Raspberries -

Grow wild, but only the cultivated types are generally marketed. In addition to the great quantities eaten fresh, they are widely used as jam, jelly, syrup, etc., and mixed with brandy, wine or vinegar. An agreeable "wine" is also obtained by their fermentation, either alone or with currants or cherries.

raspberries are generally in season from the middle of June to the middle of August. It is essential that they be sold quickly, as they deteriorate very rapidly after ripening and their delicate flavor is often entirely lost after holding for a few days. Care should be taken that moisture does not reach them and that they are kept in a cool, well ventilated place.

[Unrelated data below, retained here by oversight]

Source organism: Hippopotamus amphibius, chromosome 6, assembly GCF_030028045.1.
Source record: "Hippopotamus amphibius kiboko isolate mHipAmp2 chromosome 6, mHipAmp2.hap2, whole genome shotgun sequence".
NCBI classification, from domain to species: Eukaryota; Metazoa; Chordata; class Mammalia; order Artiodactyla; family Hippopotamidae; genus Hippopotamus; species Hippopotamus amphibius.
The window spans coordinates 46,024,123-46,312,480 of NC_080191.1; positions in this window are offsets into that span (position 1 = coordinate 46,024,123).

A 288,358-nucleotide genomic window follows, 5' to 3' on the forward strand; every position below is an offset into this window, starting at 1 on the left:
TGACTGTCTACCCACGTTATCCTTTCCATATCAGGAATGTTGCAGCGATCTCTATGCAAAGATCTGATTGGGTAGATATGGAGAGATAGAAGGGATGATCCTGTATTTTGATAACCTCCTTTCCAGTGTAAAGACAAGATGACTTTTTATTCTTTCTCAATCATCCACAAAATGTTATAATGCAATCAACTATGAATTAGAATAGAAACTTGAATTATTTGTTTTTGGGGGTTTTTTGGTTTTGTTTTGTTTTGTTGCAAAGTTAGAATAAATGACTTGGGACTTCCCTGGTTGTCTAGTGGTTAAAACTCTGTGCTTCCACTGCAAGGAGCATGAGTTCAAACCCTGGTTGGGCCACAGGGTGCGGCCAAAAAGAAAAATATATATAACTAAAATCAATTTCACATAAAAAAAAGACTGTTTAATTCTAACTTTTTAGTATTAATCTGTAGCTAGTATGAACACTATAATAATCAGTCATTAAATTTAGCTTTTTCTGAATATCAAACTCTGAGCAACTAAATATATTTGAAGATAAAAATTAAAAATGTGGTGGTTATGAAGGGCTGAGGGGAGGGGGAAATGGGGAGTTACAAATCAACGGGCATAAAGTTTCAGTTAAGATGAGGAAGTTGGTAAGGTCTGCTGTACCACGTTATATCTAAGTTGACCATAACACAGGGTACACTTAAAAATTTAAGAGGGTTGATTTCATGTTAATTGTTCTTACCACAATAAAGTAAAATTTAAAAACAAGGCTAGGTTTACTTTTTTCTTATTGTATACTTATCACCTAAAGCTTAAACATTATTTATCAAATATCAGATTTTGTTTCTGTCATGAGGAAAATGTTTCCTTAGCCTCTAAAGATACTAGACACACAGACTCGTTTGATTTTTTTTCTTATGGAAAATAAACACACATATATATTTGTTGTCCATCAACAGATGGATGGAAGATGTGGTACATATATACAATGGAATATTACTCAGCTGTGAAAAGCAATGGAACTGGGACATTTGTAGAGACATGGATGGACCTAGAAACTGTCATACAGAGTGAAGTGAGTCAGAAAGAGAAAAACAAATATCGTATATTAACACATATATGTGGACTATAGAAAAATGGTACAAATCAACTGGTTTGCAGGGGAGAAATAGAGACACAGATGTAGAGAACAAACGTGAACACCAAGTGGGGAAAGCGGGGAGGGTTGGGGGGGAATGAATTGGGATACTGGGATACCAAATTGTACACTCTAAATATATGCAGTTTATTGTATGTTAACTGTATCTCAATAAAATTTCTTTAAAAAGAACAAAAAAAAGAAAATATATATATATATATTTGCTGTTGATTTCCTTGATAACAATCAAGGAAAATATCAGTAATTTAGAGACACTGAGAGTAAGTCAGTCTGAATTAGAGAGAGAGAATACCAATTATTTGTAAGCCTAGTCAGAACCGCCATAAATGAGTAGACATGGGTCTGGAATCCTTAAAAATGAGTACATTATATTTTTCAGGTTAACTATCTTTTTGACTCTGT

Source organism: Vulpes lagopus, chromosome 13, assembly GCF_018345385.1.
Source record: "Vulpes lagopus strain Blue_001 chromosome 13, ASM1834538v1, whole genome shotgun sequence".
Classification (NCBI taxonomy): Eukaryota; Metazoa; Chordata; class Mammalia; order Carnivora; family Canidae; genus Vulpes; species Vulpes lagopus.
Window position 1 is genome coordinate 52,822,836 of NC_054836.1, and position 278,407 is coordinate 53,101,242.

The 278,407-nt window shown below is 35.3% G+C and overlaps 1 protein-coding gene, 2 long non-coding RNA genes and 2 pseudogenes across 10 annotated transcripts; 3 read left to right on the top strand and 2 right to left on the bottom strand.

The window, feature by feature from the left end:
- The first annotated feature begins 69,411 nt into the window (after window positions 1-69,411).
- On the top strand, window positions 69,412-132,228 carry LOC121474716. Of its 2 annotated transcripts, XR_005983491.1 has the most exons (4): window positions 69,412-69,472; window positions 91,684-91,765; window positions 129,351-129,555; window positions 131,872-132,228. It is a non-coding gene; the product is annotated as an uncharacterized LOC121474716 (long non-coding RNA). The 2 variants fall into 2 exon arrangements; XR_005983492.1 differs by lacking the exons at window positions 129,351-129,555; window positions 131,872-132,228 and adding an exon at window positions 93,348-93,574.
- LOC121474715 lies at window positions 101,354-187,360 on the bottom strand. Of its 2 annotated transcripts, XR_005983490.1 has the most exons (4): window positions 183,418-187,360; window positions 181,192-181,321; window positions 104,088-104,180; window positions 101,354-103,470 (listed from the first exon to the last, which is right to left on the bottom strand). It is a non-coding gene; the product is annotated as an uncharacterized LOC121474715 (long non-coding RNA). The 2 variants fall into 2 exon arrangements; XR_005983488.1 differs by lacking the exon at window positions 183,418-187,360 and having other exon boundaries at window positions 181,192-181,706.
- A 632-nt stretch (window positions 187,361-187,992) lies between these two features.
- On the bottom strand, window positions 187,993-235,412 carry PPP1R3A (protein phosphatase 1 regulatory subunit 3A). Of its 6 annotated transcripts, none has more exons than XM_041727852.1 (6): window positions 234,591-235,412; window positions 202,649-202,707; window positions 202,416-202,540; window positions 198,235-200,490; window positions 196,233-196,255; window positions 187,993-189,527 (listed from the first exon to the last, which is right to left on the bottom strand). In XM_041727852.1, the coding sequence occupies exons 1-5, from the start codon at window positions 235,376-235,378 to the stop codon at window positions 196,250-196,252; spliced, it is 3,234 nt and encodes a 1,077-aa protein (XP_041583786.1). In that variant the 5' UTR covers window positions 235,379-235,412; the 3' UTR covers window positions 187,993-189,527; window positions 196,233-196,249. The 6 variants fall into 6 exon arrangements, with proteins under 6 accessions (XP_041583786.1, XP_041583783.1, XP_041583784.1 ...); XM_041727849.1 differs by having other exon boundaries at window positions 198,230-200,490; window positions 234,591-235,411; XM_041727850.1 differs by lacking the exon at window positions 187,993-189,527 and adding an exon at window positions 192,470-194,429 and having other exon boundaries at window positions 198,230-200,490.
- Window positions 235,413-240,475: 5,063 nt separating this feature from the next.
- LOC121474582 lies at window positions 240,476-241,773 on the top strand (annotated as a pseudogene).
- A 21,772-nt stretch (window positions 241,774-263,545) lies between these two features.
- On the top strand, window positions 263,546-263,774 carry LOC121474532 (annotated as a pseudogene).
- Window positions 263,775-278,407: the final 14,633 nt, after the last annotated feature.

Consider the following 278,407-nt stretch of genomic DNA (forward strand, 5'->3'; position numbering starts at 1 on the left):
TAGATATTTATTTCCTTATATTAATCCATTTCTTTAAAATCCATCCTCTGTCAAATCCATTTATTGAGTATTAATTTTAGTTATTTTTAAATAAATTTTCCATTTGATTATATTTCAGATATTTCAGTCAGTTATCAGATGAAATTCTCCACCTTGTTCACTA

The red berry is the type most generally familiar as a fresh fruit, but the black raspberry, or "Black Cap," has practically the same qualities and flavor and is extensively employed for both canning and evaporating. Some sections produce the yellow raspberry also to a limited extent.

The business of evaporating raspberries has attained important dimensions, but the product is consumed principally in mining camps and other remote sections where fresh fruit is not generally obtainable. For sauces, pies, etc., it answers the purpose nearly as well as the fresh berries.

Arround Raspberries in The Grocer's Encyclopedia

Raspberry Vinegar

The Grocer's Encyclopedia
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